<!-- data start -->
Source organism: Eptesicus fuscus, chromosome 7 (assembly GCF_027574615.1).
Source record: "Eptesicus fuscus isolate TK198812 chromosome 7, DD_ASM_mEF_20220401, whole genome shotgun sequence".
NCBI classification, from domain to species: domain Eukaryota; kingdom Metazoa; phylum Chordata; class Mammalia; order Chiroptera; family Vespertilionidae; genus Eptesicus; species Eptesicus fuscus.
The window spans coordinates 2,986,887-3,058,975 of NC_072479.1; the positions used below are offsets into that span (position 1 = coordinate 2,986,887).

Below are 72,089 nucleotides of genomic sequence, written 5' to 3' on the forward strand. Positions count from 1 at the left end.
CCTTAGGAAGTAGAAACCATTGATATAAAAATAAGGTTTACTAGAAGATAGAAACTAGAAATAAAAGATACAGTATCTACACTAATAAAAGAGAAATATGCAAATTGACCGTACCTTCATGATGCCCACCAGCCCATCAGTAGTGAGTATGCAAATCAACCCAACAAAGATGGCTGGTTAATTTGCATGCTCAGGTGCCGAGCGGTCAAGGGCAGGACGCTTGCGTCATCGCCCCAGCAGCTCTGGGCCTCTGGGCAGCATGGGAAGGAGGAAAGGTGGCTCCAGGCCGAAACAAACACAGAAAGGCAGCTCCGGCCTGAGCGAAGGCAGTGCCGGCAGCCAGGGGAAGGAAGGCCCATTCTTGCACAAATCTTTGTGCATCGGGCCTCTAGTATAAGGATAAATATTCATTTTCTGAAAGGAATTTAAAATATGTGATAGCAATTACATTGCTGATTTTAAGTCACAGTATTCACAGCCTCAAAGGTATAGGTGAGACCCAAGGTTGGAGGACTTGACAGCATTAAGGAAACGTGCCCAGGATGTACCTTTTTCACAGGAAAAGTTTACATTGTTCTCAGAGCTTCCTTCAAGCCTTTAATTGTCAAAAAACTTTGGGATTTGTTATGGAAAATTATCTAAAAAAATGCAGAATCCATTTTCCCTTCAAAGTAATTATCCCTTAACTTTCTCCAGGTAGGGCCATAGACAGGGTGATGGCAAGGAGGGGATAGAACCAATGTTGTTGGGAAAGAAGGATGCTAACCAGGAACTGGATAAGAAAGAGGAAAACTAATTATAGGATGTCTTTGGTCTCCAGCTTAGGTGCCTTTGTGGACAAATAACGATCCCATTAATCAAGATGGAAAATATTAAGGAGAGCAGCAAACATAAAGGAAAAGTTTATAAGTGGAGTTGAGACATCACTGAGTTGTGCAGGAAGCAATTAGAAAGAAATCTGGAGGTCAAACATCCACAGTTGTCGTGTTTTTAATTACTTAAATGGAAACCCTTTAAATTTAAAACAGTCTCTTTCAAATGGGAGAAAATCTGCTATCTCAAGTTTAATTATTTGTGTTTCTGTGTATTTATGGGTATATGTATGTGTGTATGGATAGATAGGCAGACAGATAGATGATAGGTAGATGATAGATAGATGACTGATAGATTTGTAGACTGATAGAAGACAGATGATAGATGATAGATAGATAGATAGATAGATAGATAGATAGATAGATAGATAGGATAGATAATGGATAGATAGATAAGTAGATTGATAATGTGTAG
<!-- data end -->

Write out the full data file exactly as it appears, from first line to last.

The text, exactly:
Source organism: Eptesicus fuscus, chromosome 7 (assembly GCF_027574615.1).
Source record: "Eptesicus fuscus isolate TK198812 chromosome 7, DD_ASM_mEF_20220401, whole genome shotgun sequence".
NCBI classification, from domain to species: domain Eukaryota; kingdom Metazoa; phylum Chordata; class Mammalia; order Chiroptera; family Vespertilionidae; genus Eptesicus; species Eptesicus fuscus.
The window spans coordinates 2,986,887-3,058,975 of NC_072479.1; the positions used below are offsets into that span (position 1 = coordinate 2,986,887).

Below are 72,089 nucleotides of genomic sequence, written 5' to 3' on the forward strand. Positions count from 1 at the left end.
CCTTAGGAAGTAGAAACCATTGATATAAAAATAAGGTTTACTAGAAGATAGAAACTAGAAATAAAAGATACAGTATCTACACTAATAAAAGAGAAATATGCAAATTGACCGTACCTTCATGATGCCCACCAGCCCATCAGTAGTGAGTATGCAAATCAACCCAACAAAGATGGCTGGTTAATTTGCATGCTCAGGTGCCGAGCGGTCAAGGGCAGGACGCTTGCGTCATCGCCCCAGCAGCTCTGGGCCTCTGGGCAGCATGGGAAGGAGGAAAGGTGGCTCCAGGCCGAAACAAACACAGAAAGGCAGCTCCGGCCTGAGCGAAGGCAGTGCCGGCAGCCAGGGGAAGGAAGGCCCATTCTTGCACAAATCTTTGTGCATCGGGCCTCTAGTATAAGGATAAATATTCATTTTCTGAAAGGAATTTAAAATATGTGATAGCAATTACATTGCTGATTTTAAGTCACAGTATTCACAGCCTCAAAGGTATAGGTGAGACCCAAGGTTGGAGGACTTGACAGCATTAAGGAAACGTGCCCAGGATGTACCTTTTTCACAGGAAAAGTTTACATTGTTCTCAGAGCTTCCTTCAAGCCTTTAATTGTCAAAAAACTTTGGGATTTGTTATGGAAAATTATCTAAAAAAATGCAGAATCCATTTTCCCTTCAAAGTAATTATCCCTTAACTTTCTCCAGGTAGGGCCATAGACAGGGTGATGGCAAGGAGGGGATAGAACCAATGTTGTTGGGAAAGAAGGATGCTAACCAGGAACTGGATAAGAAAGAGGAAAACTAATTATAGGATGTCTTTGGTCTCCAGCTTAGGTGCCTTTGTGGACAAATAACGATCCCATTAATCAAGATGGAAAATATTAAGGAGAGCAGCAAACATAAAGGAAAAGTTTATAAGTGGAGTTGAGACATCACTGAGTTGTGCAGGAAGCAATTAGAAAGAAATCTGGAGGTCAAACATCCACAGTTGTCGTGTTTTTAATTACTTAAATGGAAACCCTTTAAATTTAAAACAGTCTCTTTCAAATGGGAGAAAATCTGCTATCTCAAGTTTAATTATTTGTGTTTCTGTGTATTTATGGGTATATGTATGTGTGTATGGATAGATAGGCAGACAGATAGATGATAGGTAGATGATAGATAGATGACTGATAGATTTGTAGACTGATAGAAGACAGATGATAGATGATAGATAGATAGATAGATAGATAGATAGATAGATAGATAGATAGGATAGATAATGGATAGATAGATAAGTAGATTGATAATGTGTAG